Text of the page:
Two-way Curtis star Rahmel Dockery chose WSU over Oregon State on Wednesday, the first day high school seniors could sign football letters of intent with NCAA schools.
Max Hersey of Curtis and Tana Pritchard of Clover Park, who made early commitments to the Cougars, also signed with Washington State. Wulff seems to think the speedy Dockery could have the most immediate impact among the three players.
“He’s one of those flashy, explosive players; can make big plays,” Wulff said. “We think he’s somebody who could be a punt returner for us (this year) and will help, obviously, as a receiver.
“We anticipate him helping right away. Rahmel is very electrifying. He’s going to give us some explosiveness and playmaking that we’ve been searching for in our recruiting since we’ve gotten here.”
The Cougars recruited Dockery as a wide receiver, even though his national ranking with Scout.com is at cornerback (88th). Dockery was The News Tribune’s state high school Player of the Year.
Hersey also played both ways for Curtis. The Cougars list Hersey as a tight end, but Wulff did not rule out using Hersey on the defensive line.
“We’ve had him in (WSU’s summer football) camp,” Wulff said. “He’s a true Cougar through and through ... he’s an athletic, tough guy that loves the game. He has a great motor.”
Pritchard, best known as a quarterback at Clover Park, is projected to play linebacker at WSU. Wulff said Pritchard, the nephew of WSU quarterback great Jack Thompson, also could wind up at tight end.
“A high-end character player,” Wulff said. “Smart. Just an excellent athlete that comes from a great football family.”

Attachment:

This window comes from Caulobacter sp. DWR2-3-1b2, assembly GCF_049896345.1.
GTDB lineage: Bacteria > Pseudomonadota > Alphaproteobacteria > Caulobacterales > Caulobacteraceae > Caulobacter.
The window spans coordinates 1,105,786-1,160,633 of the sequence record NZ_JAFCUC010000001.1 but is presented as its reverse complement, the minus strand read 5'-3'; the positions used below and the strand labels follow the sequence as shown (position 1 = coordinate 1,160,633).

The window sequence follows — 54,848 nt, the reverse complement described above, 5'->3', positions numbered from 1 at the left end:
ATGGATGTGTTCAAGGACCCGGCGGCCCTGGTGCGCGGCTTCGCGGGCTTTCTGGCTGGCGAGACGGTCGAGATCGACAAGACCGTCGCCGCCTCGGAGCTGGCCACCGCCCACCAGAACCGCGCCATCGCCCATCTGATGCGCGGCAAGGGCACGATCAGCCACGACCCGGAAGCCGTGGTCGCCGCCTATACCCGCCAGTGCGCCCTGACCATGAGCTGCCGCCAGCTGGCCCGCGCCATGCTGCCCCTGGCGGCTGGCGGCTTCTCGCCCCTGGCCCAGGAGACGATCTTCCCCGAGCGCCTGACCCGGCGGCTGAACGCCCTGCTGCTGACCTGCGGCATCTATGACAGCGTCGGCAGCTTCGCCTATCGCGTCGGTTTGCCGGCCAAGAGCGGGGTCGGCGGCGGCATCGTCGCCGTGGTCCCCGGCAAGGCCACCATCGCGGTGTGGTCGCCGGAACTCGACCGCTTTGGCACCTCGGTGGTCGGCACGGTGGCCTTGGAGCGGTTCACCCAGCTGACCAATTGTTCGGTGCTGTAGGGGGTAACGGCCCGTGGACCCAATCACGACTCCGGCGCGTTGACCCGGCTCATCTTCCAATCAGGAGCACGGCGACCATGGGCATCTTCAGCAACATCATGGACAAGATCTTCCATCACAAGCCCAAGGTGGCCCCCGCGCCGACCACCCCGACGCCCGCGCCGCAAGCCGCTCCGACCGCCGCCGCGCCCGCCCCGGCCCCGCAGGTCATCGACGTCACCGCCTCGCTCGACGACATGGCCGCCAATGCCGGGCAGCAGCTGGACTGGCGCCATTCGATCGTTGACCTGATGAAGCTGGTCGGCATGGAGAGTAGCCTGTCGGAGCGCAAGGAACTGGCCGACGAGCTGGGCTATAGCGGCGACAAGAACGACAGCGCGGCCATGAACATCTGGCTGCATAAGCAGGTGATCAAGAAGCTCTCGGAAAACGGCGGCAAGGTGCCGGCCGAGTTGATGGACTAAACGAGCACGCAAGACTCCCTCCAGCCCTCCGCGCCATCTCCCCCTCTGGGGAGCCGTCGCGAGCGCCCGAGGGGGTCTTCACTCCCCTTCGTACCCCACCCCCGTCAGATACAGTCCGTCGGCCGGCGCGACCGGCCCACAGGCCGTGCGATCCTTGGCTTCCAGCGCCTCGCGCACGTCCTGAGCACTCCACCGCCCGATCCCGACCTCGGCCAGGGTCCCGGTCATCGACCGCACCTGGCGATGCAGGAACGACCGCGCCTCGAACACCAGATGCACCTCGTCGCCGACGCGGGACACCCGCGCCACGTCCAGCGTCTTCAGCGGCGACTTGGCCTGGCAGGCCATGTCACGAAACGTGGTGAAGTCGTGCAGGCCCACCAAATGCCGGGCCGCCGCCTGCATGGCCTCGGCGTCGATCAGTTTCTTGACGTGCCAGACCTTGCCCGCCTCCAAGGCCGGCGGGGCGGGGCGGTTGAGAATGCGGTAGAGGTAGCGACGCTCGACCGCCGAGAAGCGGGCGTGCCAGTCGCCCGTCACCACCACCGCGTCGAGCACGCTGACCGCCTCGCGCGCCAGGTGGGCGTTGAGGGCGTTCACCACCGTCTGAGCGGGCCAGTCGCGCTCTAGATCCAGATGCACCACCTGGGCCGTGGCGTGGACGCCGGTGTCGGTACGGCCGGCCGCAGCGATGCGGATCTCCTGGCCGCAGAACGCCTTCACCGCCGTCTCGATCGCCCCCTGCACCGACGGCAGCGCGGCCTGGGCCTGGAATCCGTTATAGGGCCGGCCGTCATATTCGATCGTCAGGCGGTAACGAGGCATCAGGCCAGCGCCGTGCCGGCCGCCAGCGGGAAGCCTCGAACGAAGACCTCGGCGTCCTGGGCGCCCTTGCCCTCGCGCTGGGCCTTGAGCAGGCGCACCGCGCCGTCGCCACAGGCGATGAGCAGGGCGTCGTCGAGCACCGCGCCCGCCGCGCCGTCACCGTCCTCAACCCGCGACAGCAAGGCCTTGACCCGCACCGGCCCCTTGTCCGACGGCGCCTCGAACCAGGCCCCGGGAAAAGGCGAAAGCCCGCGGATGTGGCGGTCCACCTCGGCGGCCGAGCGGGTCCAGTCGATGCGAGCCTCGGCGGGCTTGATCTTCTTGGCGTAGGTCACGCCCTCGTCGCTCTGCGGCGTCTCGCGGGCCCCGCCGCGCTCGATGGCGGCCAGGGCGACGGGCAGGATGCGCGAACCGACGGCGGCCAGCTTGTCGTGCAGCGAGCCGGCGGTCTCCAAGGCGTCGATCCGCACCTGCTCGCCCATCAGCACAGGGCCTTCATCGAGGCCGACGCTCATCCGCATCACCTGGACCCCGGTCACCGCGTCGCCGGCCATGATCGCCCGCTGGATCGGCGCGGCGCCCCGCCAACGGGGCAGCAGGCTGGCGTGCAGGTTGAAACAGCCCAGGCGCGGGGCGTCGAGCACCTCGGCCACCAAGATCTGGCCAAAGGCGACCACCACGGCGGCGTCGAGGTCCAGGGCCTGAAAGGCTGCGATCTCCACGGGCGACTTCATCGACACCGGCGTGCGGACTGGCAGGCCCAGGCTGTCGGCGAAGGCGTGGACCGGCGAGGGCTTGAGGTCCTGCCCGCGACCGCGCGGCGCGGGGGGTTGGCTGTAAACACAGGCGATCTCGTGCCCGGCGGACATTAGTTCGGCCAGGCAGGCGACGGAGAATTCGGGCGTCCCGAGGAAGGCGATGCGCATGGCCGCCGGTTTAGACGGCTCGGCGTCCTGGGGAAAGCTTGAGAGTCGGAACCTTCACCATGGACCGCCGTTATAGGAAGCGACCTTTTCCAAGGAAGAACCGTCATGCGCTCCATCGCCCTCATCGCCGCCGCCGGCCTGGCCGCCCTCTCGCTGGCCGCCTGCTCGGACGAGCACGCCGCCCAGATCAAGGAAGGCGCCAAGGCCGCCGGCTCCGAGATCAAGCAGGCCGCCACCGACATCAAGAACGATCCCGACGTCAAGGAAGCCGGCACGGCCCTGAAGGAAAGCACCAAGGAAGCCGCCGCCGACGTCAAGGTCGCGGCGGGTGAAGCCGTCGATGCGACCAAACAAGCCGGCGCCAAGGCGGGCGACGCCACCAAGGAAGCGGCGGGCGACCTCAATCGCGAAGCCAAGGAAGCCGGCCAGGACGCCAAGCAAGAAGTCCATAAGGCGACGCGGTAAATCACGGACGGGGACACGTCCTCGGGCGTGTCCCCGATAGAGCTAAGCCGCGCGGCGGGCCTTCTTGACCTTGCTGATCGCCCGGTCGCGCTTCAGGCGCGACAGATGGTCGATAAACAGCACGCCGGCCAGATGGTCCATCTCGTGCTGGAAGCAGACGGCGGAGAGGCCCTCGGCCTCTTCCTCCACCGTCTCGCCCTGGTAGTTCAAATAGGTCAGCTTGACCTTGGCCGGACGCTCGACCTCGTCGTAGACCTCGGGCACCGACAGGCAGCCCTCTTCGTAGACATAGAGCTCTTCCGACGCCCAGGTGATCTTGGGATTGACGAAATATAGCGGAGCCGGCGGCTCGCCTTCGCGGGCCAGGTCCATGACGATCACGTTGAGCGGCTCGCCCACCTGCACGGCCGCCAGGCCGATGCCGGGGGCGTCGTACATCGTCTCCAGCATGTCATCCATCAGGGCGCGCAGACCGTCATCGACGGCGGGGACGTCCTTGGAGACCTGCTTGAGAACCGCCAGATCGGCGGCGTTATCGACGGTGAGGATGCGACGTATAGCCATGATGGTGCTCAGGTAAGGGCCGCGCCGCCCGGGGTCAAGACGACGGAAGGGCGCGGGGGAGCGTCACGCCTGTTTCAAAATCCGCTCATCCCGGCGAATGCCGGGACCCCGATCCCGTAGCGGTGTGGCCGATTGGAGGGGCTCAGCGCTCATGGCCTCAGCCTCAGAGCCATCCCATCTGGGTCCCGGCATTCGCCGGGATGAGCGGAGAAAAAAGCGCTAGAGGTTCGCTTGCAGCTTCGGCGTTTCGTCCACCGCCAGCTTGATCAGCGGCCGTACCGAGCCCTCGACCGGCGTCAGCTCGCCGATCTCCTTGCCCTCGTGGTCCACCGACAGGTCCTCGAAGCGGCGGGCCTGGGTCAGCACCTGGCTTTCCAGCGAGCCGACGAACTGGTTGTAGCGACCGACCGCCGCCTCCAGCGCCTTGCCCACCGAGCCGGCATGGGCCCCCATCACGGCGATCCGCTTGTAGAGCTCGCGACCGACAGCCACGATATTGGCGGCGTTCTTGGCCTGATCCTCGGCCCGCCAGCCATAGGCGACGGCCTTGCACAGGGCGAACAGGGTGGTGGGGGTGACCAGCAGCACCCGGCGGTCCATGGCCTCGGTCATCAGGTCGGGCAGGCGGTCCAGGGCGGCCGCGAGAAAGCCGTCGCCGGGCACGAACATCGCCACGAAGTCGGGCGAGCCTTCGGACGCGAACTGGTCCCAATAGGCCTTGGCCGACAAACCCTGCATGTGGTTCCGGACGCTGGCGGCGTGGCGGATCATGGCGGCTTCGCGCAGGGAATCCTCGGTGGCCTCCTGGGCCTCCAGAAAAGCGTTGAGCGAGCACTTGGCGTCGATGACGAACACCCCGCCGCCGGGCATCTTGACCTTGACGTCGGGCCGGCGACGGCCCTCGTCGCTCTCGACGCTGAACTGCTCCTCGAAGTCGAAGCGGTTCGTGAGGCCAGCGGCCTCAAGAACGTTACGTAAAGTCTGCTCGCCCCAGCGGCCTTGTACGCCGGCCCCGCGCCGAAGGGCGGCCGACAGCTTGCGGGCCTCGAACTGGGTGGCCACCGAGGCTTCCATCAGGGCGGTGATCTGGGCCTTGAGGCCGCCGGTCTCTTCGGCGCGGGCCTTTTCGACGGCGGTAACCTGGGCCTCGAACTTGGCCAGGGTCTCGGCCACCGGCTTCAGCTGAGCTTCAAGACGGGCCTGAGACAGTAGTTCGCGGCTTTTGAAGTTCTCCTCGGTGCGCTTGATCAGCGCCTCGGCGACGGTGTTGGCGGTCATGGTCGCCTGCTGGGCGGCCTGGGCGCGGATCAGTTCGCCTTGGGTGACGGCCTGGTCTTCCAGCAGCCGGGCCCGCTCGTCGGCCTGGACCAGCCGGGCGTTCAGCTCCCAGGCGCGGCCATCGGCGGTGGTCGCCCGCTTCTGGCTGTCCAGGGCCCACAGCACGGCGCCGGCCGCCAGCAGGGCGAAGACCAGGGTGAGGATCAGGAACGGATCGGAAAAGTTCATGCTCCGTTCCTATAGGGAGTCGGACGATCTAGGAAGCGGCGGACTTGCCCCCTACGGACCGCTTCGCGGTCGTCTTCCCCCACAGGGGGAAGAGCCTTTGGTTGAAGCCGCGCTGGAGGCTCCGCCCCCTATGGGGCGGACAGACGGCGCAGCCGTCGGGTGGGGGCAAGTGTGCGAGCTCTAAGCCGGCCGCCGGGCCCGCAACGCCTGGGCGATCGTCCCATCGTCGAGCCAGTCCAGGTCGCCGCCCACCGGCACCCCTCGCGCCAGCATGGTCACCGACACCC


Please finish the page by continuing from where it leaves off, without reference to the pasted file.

Scout ranks WSU’s recruiting class 53rd out of 120 Bowl Championship Subdivision teams, and eighth out of 12 teams in the new Pacific-12 Conference. Rivals.com ranked WSU last among the current Pac-10 teams and did not include the Cougars among the 50 teams it ranked nationally.
“Overall, it’s a very good class,” Wulff said. “A lot of times, when you sign more linemen than you sign (offensive) skill guys, it doesn’t look as flashy, which is OK.
“When you win the games, it’s the guys that aren’t flashy that win games. We’ve got some linemen that are sorely needed.”
The Cougars signed 25 players, six of whom are already taking classes at WSU (three Florida high school players and three of the six junior-college recruits).
Scout gives only one WSU recruit (Hawaiian linebacker Chester Su’a) four stars on a 1-5 scale. Rivals had none of the Cougars’ recruits rated higher than three stars.
Wulff, referring to the four recruiting classes his staff has presided over, said Su’a “is maybe as talented as we’ve ever signed here ... he’s got great instincts, tremendous toughness and aggression.
“He can run. I could see him playing right away.”
Scout ranks WSU’s linebacker recruits seventh nationally. Rivals has the group tied for 50th.
Recruits singled out for lofty praise by Wulff included linebacker Logan Mayes (the son of former WSU and NFL running back Rueben Mayes), defensive end-linebacker Darryl Paulo, quarterback Cody Clements, running back Marcus Mason and wide receivers Henry Eaddy, Isiah Myers and Dominique Williams.
Three players reneged on oral commitments to WSU in recent weeks, most notably 17th-ranked (Scout) running back Bishop Sankey, who went to Washington.
Wulff, who is 5-32 in three years at WSU, said no decision has been made on whether to appeal to the NCAA for a hardship medical year of eligibility for James Montgomery, who was listed as a senior when he led the Cougars in rushing last season. Wulff said he has become more encouraged about Montgomery having a chance to return.